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Quilting in McHenry County

Women brought the quilting tradition to McHenry County when settling here with their families in the 1830s.

The history of quilts and quilting in McHenry County mirrors the social, political, economic and war climate of the nation. The early times in McHenry County began in the 1830s as settlers filtered up from the southern part of the state, moved west through the Great Lakes or from Ohio and Indiana. Families migrating to Northern Illinois brought both customs and quilts.

It is said that location is everything, and this proves to be particularly true in McHenry County. With Chicago’s mercantile and transportation hub and McHenry County’s naturally rich soils, the pioneer period of hardship here was relatively short. McHenry County citizens soon had life a bit easier than their grandparents

Women who brought quilts from home were soon able to obtain local materials to make bedding. While early quilts and tied comforters might have been made from homespun old clothing or old bedding, this soon gave way to manufactured fabrics and supplies, such as quality thread and needles. Production of quilts for families became easier. Even buying on time was available by the 1860s for those who could afford a sewing machine made by National Sewing Machine Co. in nearby Belvidere, Ill.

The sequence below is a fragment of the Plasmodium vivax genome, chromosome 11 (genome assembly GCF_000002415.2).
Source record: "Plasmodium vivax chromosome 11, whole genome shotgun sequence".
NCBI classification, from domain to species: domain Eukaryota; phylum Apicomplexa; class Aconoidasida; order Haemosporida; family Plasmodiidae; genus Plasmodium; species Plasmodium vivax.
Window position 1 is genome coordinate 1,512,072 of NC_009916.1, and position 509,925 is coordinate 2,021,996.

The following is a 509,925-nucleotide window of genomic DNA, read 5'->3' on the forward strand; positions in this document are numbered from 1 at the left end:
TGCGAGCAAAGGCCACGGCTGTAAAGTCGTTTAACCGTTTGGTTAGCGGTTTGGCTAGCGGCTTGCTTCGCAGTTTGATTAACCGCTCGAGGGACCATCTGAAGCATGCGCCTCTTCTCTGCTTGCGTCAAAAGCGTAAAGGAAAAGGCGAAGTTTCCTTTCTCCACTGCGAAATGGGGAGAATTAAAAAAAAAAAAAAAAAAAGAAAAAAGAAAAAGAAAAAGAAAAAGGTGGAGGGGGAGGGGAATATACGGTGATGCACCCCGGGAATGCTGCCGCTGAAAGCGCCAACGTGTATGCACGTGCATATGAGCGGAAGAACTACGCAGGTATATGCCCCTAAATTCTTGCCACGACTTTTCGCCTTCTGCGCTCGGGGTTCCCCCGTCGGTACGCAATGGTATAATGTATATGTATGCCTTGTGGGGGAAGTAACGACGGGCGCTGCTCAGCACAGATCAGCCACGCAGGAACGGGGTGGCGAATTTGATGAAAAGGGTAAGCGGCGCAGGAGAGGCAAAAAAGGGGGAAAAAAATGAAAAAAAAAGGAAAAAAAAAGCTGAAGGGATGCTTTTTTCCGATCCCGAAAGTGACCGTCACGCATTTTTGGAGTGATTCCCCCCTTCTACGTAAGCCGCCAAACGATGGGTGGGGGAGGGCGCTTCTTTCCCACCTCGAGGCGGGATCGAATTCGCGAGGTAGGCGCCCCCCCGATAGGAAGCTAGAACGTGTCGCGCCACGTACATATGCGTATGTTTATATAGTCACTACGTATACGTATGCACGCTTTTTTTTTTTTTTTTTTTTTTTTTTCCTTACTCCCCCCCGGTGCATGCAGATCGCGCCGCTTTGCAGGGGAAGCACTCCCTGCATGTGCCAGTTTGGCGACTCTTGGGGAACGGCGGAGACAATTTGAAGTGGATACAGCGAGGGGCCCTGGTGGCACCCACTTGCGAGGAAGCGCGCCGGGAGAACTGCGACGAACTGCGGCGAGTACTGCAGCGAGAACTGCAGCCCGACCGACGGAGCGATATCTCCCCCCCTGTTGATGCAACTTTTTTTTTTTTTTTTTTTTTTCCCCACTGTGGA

Quilting Through the Ages

From early times, women gathered together to help complete quilts. It was no different in McHenry County. These gatherings – often called “bees” – allowed for productive hours while socializing.


During the Civil War era, McHenry County diaries indicate women joined the movement begun by the U.S. Sanitary Commission to make quilts for soldiers’ cots and bedrolls. Most were used until threadbare, so few survive. According to the May 2011 issue of Family Tree Magazine, the cost of fabrics, thread, and pins and needles increased tenfold during the Civil War.


After the war, costs dropped so quilting was more affordable. Social trends allowed for the making of quilts at a more leisurely pace. Crazy quilts made in McHenry County using more exotic fabrics followed the national infatuation with all things Japanese due to the opening of international markets. Crazy quilts were made of odd-sized samples of velvets, silks or ribbons joined with a variety of fancy embroidery stitches. The fragility of some fabrics and dye quality caused some silks to shatter, so many have not survived in good shape.


As manufactured blankets became available, a core of women kept the quilting skill alive to be revived when the need arose during World War I and the Depression. Paralleling this was the rise in popularity of women’s magazines. Quilting advice had been published since the 1850s, but now became a rich source of quilt patterns and kits. The Kansas City Star had been printing patterns since the ’30s, the Chicago newspapers carried patterns and tips, and even cotton batting wrappers had patterns printed on them.